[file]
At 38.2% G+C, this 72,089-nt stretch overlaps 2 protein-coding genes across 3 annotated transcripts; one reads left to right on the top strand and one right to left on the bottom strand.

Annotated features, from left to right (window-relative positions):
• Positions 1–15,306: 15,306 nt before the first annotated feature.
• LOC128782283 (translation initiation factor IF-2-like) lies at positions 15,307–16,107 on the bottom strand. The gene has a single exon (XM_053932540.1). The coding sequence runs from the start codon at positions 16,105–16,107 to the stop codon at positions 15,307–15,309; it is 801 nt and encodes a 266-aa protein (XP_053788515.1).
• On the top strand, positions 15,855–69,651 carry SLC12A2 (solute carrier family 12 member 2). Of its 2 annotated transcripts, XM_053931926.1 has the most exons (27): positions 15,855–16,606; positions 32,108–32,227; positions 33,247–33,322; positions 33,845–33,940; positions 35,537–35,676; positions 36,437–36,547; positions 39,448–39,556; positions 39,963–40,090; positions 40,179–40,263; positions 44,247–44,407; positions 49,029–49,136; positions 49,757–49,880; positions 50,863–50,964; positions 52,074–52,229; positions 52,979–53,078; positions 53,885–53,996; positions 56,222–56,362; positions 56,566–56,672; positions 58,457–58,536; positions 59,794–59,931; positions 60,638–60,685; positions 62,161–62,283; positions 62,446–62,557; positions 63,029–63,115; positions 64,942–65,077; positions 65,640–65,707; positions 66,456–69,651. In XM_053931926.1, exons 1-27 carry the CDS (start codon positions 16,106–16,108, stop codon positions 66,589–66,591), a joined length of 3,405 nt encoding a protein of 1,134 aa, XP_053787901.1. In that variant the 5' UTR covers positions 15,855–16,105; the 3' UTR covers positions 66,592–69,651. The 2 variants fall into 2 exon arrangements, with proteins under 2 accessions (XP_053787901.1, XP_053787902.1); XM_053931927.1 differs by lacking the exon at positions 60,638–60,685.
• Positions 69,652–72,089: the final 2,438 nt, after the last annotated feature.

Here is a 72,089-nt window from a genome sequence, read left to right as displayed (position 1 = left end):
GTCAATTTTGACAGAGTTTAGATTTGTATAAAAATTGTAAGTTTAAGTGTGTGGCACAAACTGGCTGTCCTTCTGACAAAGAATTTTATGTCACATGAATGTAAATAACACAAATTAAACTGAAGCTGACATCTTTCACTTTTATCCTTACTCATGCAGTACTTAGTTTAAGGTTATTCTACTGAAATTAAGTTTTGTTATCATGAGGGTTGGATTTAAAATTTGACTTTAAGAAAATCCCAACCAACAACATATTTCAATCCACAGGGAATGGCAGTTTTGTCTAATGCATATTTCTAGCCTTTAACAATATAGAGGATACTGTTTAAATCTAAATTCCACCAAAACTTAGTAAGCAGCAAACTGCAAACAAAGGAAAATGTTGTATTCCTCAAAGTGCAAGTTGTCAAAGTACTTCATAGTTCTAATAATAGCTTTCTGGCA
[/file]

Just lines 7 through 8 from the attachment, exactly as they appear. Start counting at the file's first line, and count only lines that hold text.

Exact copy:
Here is a 72,089-nt window from a genome sequence, read left to right as displayed (position 1 = left end):
GTCAATTTTGACAGAGTTTAGATTTGTATAAAAATTGTAAGTTTAAGTGTGTGGCACAAACTGGCTGTCCTTCTGACAAAGAATTTTATGTCACATGAATGTAAATAACACAAATTAAACTGAAGCTGACATCTTTCACTTTTATCCTTACTCATGCAGTACTTAGTTTAAGGTTATTCTACTGAAATTAAGTTTTGTTATCATGAGGGTTGGATTTAAAATTTGACTTTAAGAAAATCCCAACCAACAACATATTTCAATCCACAGGGAATGGCAGTTTTGTCTAATGCATATTTCTAGCCTTTAACAATATAGAGGATACTGTTTAAATCTAAATTCCACCAAAACTTAGTAAGCAGCAAACTGCAAACAAAGGAAAATGTTGTATTCCTCAAAGTGCAAGTTGTCAAAGTACTTCATAGTTCTAATAATAGCTTTCTGGCA